Elevation of the Holy Cross in Eastern Christianity Date in the current year: September 27, 2017

Elevation of the Holy Cross in Eastern Christianity The Elevation of the Holy Cross, also referred to as the Exaltation of the Holy Cross, is one of the twelve Great Feasts celebrated by the Orthodox Church. It is observed on September 14 in the Julian calendar, which corresponds to September 27 in the Gregorian calendar.

In the Byzantine Rite, the Feast of the Cross commemorates two events: the discovery of the True cross by Saint Helena in 326 and the recapture of the cross by Emperor Heraclius from the Persians in 628.

The True Cross is the cross used in the crucifixion of Jesus Christ. According to legend, it was found by Helena, the mother of Constantine the Great, during her pilgrimage to Jerusalem. Helena and Constantine ordered to build the Church of the Holy Sepulchre at the site of the discovery.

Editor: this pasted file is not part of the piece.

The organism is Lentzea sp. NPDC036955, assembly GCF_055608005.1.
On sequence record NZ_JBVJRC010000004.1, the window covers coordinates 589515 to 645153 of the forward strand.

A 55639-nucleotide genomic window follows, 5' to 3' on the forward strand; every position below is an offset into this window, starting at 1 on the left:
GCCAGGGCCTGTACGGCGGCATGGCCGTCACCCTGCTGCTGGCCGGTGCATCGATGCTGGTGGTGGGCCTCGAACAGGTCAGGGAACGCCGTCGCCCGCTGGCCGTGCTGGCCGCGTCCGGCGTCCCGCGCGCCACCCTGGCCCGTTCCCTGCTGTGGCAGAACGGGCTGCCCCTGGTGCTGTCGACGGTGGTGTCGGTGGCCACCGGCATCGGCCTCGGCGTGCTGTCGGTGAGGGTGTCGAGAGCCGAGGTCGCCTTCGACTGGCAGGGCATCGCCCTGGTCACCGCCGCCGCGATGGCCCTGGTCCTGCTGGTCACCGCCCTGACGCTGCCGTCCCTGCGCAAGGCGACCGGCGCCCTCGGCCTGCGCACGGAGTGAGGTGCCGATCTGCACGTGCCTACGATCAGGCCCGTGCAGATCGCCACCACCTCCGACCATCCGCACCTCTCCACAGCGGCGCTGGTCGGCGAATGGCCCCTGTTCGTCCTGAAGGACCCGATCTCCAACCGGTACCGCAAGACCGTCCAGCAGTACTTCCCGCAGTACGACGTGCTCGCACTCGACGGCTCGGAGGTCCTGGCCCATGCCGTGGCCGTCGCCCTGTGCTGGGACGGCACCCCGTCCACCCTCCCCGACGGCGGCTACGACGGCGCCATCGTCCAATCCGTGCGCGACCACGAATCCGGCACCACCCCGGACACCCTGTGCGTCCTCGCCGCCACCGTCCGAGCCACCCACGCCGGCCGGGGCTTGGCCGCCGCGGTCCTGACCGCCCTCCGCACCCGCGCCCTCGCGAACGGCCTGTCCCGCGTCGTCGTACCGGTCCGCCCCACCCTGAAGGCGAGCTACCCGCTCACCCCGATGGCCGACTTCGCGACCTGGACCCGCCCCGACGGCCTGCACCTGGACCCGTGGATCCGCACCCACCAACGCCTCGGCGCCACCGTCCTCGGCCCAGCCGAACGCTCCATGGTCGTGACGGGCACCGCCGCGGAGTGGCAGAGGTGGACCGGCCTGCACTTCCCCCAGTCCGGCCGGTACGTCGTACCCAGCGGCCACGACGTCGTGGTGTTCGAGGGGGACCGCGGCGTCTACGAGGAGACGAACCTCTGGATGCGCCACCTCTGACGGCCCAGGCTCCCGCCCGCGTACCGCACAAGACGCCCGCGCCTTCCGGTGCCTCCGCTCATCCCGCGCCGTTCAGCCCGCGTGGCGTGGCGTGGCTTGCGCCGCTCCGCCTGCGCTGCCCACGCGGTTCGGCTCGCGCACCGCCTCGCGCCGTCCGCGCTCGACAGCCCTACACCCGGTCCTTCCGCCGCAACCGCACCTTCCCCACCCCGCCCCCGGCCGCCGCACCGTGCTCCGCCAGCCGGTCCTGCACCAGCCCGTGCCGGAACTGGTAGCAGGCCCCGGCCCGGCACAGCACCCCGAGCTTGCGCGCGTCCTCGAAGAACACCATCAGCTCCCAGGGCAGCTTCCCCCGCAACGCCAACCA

In 614, the Persians attacked the church and carried way the portion of the cross that was kept inside. The Byzantine Emperor Heraclius recaptured the True Cross in 628. The cross was returned to the church in 629, after a tour of the Byzantine Empire.

In Eastern Orthodox practice, the Feast of the Cross is always a fast day. The faithful are expected to observe a strict fast. It is prohibited to eat meat, dairy products and fish, but the eating of oil is allowed.

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Religious Holidays

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Elevation of the Holy Cross, Exaltation of the Holy Cross, religious holiday, Christian holiday, Orthodox Church